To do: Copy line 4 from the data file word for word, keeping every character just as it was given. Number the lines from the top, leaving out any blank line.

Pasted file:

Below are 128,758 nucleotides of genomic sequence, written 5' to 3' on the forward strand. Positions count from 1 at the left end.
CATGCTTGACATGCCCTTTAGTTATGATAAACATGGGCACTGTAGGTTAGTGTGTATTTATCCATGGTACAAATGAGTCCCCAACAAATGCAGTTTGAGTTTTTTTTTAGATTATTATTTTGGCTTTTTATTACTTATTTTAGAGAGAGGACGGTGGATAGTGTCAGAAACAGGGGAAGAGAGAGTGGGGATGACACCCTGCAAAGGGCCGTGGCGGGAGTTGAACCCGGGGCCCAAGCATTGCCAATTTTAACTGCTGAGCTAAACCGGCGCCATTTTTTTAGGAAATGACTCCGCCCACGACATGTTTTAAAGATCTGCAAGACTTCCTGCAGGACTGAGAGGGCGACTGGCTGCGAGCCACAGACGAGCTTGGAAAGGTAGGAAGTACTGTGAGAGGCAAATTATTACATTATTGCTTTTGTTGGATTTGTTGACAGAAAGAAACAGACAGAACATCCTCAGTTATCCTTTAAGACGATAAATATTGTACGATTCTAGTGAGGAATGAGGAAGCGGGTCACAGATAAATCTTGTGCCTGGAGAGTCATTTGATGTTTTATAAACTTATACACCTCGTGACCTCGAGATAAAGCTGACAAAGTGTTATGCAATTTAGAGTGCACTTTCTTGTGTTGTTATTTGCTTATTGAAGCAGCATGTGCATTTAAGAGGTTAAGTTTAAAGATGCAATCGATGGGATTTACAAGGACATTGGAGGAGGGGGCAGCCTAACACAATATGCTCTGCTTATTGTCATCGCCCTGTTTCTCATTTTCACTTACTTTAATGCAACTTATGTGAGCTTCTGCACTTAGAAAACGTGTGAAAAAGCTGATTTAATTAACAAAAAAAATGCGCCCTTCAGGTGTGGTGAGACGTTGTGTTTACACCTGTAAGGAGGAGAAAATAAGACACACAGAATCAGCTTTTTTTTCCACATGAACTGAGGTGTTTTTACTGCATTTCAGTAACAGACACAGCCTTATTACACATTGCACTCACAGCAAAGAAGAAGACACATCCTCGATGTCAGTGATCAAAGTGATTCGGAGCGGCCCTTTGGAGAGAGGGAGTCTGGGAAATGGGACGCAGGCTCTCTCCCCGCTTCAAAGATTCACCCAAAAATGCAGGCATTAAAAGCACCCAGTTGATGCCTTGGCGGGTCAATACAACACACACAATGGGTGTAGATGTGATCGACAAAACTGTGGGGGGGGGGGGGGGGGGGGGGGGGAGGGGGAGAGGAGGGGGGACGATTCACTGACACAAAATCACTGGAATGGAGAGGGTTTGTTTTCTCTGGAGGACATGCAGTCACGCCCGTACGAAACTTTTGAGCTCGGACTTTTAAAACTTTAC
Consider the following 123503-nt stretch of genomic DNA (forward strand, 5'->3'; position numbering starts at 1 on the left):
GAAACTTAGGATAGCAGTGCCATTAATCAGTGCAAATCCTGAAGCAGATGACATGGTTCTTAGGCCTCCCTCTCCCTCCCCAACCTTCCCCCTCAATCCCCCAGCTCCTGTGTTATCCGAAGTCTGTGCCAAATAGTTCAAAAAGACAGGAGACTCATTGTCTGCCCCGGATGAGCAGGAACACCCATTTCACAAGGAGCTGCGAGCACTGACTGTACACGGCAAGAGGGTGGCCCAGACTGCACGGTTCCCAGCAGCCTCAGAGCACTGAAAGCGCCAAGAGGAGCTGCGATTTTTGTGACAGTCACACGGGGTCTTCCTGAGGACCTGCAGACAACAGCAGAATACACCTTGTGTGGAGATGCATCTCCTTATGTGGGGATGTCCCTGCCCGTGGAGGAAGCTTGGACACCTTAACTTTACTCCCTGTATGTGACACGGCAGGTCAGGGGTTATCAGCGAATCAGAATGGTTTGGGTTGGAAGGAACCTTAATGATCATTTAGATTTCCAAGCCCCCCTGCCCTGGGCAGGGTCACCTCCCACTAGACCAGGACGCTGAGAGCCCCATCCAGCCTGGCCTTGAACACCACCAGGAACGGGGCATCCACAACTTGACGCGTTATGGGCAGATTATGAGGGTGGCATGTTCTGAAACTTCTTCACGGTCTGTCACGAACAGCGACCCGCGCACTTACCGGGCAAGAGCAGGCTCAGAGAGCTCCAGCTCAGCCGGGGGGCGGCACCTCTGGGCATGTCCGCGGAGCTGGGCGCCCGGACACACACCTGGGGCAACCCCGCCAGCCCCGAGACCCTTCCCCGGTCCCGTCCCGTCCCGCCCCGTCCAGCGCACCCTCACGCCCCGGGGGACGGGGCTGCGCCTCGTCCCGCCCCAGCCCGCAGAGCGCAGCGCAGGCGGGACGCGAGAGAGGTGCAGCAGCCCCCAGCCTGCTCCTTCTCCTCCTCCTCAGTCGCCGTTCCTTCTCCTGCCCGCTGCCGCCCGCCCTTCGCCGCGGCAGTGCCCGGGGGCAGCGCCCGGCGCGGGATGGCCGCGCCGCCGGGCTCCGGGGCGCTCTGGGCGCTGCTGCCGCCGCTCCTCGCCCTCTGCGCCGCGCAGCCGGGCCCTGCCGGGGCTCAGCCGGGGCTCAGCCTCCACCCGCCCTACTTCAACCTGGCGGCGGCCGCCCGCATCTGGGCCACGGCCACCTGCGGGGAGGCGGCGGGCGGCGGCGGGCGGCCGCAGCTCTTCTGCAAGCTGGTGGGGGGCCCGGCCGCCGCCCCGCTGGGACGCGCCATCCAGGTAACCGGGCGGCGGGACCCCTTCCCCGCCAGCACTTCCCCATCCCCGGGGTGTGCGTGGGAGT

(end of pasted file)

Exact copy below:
GAAACTTAGGATAGCAGTGCCATTAATCAGTGCAAATCCTGAAGCAGATGACATGGTTCTTAGGCCTCCCTCTCCCTCCCCAACCTTCCCCCTCAATCCCCCAGCTCCTGTGTTATCCGAAGTCTGTGCCAAATAGTTCAAAAAGACAGGAGACTCATTGTCTGCCCCGGATGAGCAGGAACACCCATTTCACAAGGAGCTGCGAGCACTGACTGTACACGGCAAGAGGGTGGCCCAGACTGCACGGTTCCCAGCAGCCTCAGAGCACTGAAAGCGCCAAGAGGAGCTGCGATTTTTGTGACAGTCACACGGGGTCTTCCTGAGGACCTGCAGACAACAGCAGAATACACCTTGTGTGGAGATGCATCTCCTTATGTGGGGATGTCCCTGCCCGTGGAGGAAGCTTGGACACCTTAACTTTACTCCCTGTATGTGACACGGCAGGTCAGGGGTTATCAGCGAATCAGAATGGTTTGGGTTGGAAGGAACCTTAATGATCATTTAGATTTCCAAGCCCCCCTGCCCTGGGCAGGGTCACCTCCCACTAGACCAGGACGCTGAGAGCCCCATCCAGCCTGGCCTTGAACACCACCAGGAACGGGGCATCCACAACTTGACGCGTTATGGGCAGATTATGAGGGTGGCATGTTCTGAAACTTCTTCACGGTCTGTCACGAACAGCGACCCGCGCACTTACCGGGCAAGAGCAGGCTCAGAGAGCTCCAGCTCAGCCGGGGGGCGGCACCTCTGGGCATGTCCGCGGAGCTGGGCGCCCGGACACACACCTGGGGCAACCCCGCCAGCCCCGAGACCCTTCCCCGGTCCCGTCCCGTCCCGCCCCGTCCAGCGCACCCTCACGCCCCGGGGGACGGGGCTGCGCCTCGTCCCGCCCCAGCCCGCAGAGCGCAGCGCAGGCGGGACGCGAGAGAGGTGCAGCAGCCCCCAGCCTGCTCCTTCTCCTCCTCCTCAGTCGCCGTTCCTTCTCCTGCCCGCTGCCGCCCGCCCTTCGCCGCGGCAGTGCCCGGGGGCAGCGCCCGGCGCGGGATGGCCGCGCCGCCGGGCTCCGGGGCGCTCTGGGCGCTGCTGCCGCCGCTCCTCGCCCTCTGCGCCGCGCAGCCGGGCCCTGCCGGGGCTCAGCCGGGGCTCAGCCTCCACCCGCCCTACTTCAACCTGGCGGCGGCCGCCCGCATCTGGGCCACGGCCACCTGCGGGGAGGCGGCGGGCGGCGGCGGGCGGCCGCAGCTCTTCTGCAAGCTGGTGGGGGGCCCGGCCGCCGCCCCGCTGGGACGCGCCATCCAGGTAACCGGGCGGCGGGACCCCTTCCCCGCCAGCACTTCCCCATCCCCGGGGTGTGCGTGGGAGT